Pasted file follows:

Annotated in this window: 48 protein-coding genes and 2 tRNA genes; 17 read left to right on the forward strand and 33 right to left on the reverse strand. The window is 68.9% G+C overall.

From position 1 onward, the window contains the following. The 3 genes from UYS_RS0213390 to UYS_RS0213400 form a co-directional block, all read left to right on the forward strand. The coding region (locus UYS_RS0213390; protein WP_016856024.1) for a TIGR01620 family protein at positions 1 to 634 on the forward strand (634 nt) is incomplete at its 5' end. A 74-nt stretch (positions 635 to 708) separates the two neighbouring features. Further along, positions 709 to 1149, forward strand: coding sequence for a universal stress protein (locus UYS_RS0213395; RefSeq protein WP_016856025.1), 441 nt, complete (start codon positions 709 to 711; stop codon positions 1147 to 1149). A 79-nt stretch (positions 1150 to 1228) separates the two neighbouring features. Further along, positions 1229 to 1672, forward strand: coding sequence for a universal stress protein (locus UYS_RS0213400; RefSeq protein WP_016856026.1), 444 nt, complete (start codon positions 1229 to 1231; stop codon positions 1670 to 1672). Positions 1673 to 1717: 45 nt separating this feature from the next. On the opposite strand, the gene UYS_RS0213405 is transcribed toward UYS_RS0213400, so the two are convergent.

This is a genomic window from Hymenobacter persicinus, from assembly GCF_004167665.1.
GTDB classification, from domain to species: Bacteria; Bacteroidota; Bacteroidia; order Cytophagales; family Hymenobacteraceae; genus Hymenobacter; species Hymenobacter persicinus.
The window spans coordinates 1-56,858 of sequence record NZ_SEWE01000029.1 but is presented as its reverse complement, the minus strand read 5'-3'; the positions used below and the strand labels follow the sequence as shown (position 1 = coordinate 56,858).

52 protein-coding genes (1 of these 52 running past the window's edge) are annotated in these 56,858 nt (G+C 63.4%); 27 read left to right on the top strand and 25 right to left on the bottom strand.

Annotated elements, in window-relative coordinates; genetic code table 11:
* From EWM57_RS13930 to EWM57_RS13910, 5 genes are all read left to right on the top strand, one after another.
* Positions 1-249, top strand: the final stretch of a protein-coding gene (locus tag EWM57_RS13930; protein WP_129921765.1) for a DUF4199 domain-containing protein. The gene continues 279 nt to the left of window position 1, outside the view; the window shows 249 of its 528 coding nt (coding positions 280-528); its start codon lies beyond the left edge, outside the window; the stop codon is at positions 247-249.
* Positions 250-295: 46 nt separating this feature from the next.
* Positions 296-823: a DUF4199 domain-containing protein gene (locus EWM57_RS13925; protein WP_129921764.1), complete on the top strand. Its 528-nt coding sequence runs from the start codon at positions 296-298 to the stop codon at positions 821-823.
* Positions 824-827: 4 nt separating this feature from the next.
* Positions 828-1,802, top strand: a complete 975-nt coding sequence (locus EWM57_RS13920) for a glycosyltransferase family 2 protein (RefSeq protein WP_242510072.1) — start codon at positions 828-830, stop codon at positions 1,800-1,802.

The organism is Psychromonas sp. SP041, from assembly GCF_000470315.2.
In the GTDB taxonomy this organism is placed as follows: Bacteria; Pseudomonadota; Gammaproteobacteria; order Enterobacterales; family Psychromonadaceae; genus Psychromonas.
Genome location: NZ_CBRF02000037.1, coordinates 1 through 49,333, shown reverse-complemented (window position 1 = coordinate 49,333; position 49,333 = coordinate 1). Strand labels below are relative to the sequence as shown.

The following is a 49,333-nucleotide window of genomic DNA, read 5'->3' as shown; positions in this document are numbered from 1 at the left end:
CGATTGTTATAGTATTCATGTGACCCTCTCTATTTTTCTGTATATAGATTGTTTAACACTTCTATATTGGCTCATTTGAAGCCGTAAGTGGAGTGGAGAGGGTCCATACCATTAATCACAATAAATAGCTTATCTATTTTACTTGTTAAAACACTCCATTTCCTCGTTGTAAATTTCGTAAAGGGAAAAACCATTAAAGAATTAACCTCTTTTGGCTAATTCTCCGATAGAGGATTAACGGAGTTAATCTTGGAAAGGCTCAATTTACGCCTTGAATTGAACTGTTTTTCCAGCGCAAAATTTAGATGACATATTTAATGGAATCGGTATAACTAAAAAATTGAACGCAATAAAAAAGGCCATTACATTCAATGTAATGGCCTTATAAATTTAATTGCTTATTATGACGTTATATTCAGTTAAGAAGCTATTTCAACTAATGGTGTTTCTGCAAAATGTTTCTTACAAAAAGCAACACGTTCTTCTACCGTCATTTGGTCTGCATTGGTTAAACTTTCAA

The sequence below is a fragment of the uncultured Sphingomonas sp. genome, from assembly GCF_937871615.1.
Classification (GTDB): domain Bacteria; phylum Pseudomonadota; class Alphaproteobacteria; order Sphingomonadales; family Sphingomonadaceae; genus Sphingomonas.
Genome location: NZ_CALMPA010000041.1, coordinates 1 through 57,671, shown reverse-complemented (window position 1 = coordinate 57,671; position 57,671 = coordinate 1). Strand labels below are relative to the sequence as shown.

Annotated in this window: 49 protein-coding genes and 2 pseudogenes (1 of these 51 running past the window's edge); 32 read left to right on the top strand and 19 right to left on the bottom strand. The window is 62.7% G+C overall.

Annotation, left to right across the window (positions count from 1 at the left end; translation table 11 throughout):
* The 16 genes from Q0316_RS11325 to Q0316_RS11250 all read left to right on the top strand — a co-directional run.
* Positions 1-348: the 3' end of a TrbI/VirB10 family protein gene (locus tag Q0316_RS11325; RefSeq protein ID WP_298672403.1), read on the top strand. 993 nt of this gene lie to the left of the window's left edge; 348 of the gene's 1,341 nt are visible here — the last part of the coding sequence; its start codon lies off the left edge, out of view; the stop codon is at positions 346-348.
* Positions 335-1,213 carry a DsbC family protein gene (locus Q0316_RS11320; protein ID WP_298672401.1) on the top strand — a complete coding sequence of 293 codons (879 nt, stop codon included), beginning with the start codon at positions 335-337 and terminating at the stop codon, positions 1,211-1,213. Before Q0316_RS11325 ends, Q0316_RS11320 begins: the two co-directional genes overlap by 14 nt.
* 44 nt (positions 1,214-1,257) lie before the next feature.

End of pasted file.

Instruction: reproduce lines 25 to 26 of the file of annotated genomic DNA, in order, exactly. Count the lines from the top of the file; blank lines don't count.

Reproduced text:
* Positions 1-348: the 3' end of a TrbI/VirB10 family protein gene (locus tag Q0316_RS11325; RefSeq protein ID WP_298672403.1), read on the top strand. 993 nt of this gene lie to the left of the window's left edge; 348 of the gene's 1,341 nt are visible here — the last part of the coding sequence; its start codon lies off the left edge, out of view; the stop codon is at positions 346-348.
* Positions 335-1,213 carry a DsbC family protein gene (locus Q0316_RS11320; protein ID WP_298672401.1) on the top strand — a complete coding sequence of 293 codons (879 nt, stop codon included), beginning with the start codon at positions 335-337 and terminating at the stop codon, positions 1,211-1,213. Before Q0316_RS11325 ends, Q0316_RS11320 begins: the two co-directional genes overlap by 14 nt.